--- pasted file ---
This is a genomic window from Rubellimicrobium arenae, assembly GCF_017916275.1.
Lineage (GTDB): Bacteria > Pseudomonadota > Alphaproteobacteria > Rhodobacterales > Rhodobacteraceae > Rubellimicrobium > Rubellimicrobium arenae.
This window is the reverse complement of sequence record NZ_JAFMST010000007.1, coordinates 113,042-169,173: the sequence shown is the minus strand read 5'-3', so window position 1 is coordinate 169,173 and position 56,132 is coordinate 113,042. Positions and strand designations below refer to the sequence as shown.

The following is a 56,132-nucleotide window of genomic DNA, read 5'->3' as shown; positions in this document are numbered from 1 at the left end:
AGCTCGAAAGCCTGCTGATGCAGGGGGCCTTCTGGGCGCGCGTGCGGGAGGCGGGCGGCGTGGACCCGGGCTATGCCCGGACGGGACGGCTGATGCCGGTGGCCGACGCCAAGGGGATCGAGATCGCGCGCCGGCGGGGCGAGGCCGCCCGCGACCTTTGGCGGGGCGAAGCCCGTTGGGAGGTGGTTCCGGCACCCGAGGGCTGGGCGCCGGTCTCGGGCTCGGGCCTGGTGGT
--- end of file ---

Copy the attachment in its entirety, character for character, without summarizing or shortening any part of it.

This is a genomic window from Rubellimicrobium arenae, assembly GCF_017916275.1.
Lineage (GTDB): Bacteria > Pseudomonadota > Alphaproteobacteria > Rhodobacterales > Rhodobacteraceae > Rubellimicrobium > Rubellimicrobium arenae.
This window is the reverse complement of sequence record NZ_JAFMST010000007.1, coordinates 113,042-169,173: the sequence shown is the minus strand read 5'-3', so window position 1 is coordinate 169,173 and position 56,132 is coordinate 113,042. Positions and strand designations below refer to the sequence as shown.

The following is a 56,132-nucleotide window of genomic DNA, read 5'->3' as shown; positions in this document are numbered from 1 at the left end:
AGCTCGAAAGCCTGCTGATGCAGGGGGCCTTCTGGGCGCGCGTGCGGGAGGCGGGCGGCGTGGACCCGGGCTATGCCCGGACGGGACGGCTGATGCCGGTGGCCGACGCCAAGGGGATCGAGATCGCGCGCCGGCGGGGCGAGGCCGCCCGCGACCTTTGGCGGGGCGAAGCCCGTTGGGAGGTGGTTCCGGCACCCGAGGGCTGGGCGCCGGTCTCGGGCTCGGGCCTGGTGGT